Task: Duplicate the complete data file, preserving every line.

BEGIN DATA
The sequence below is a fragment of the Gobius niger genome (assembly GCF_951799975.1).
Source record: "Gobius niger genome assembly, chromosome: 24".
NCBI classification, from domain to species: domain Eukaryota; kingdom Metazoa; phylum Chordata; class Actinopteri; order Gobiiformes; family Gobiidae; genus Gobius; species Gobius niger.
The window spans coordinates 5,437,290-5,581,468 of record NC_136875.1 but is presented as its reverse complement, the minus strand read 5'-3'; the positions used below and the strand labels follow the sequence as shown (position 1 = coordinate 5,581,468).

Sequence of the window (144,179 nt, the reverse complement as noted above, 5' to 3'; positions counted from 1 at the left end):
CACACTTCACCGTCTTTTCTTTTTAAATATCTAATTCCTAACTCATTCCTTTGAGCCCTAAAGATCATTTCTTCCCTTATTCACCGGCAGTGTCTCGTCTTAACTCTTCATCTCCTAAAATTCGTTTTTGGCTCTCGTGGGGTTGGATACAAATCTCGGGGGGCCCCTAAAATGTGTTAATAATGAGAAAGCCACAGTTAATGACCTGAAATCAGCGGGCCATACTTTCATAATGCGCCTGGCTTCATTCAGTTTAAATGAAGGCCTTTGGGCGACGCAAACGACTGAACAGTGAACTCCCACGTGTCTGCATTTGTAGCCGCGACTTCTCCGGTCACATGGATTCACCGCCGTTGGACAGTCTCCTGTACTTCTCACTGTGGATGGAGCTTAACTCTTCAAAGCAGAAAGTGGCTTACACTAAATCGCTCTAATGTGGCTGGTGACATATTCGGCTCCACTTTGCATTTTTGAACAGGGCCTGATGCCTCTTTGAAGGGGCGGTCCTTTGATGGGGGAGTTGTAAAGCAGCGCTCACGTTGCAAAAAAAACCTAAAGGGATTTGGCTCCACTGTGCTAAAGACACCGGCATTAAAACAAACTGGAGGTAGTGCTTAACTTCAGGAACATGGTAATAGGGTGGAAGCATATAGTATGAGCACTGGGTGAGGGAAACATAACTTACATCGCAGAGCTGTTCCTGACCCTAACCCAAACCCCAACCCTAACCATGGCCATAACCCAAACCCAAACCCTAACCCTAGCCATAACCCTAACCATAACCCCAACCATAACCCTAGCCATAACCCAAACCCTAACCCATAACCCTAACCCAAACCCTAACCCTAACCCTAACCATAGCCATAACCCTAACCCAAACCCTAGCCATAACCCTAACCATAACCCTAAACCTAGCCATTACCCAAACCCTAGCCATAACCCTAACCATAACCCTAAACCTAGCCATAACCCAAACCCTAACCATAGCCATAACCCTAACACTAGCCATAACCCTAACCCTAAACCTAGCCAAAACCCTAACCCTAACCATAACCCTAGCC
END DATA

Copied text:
The sequence below is a fragment of the Gobius niger genome (assembly GCF_951799975.1).
Source record: "Gobius niger genome assembly, chromosome: 24".
NCBI classification, from domain to species: domain Eukaryota; kingdom Metazoa; phylum Chordata; class Actinopteri; order Gobiiformes; family Gobiidae; genus Gobius; species Gobius niger.
The window spans coordinates 5,437,290-5,581,468 of record NC_136875.1 but is presented as its reverse complement, the minus strand read 5'-3'; the positions used below and the strand labels follow the sequence as shown (position 1 = coordinate 5,581,468).

Sequence of the window (144,179 nt, the reverse complement as noted above, 5' to 3'; positions counted from 1 at the left end):
CACACTTCACCGTCTTTTCTTTTTAAATATCTAATTCCTAACTCATTCCTTTGAGCCCTAAAGATCATTTCTTCCCTTATTCACCGGCAGTGTCTCGTCTTAACTCTTCATCTCCTAAAATTCGTTTTTGGCTCTCGTGGGGTTGGATACAAATCTCGGGGGGCCCCTAAAATGTGTTAATAATGAGAAAGCCACAGTTAATGACCTGAAATCAGCGGGCCATACTTTCATAATGCGCCTGGCTTCATTCAGTTTAAATGAAGGCCTTTGGGCGACGCAAACGACTGAACAGTGAACTCCCACGTGTCTGCATTTGTAGCCGCGACTTCTCCGGTCACATGGATTCACCGCCGTTGGACAGTCTCCTGTACTTCTCACTGTGGATGGAGCTTAACTCTTCAAAGCAGAAAGTGGCTTACACTAAATCGCTCTAATGTGGCTGGTGACATATTCGGCTCCACTTTGCATTTTTGAACAGGGCCTGATGCCTCTTTGAAGGGGCGGTCCTTTGATGGGGGAGTTGTAAAGCAGCGCTCACGTTGCAAAAAAAACCTAAAGGGATTTGGCTCCACTGTGCTAAAGACACCGGCATTAAAACAAACTGGAGGTAGTGCTTAACTTCAGGAACATGGTAATAGGGTGGAAGCATATAGTATGAGCACTGGGTGAGGGAAACATAACTTACATCGCAGAGCTGTTCCTGACCCTAACCCAAACCCCAACCCTAACCATGGCCATAACCCAAACCCAAACCCTAACCCTAGCCATAACCCTAACCATAACCCCAACCATAACCCTAGCCATAACCCAAACCCTAACCCATAACCCTAACCCAAACCCTAACCCTAACCCTAACCATAGCCATAACCCTAACCCAAACCCTAGCCATAACCCTAACCATAACCCTAAACCTAGCCATTACCCAAACCCTAGCCATAACCCTAACCATAACCCTAAACCTAGCCATAACCCAAACCCTAACCATAGCCATAACCCTAACACTAGCCATAACCCTAACCCTAAACCTAGCCAAAACCCTAACCCTAACCATAACCCTAGCC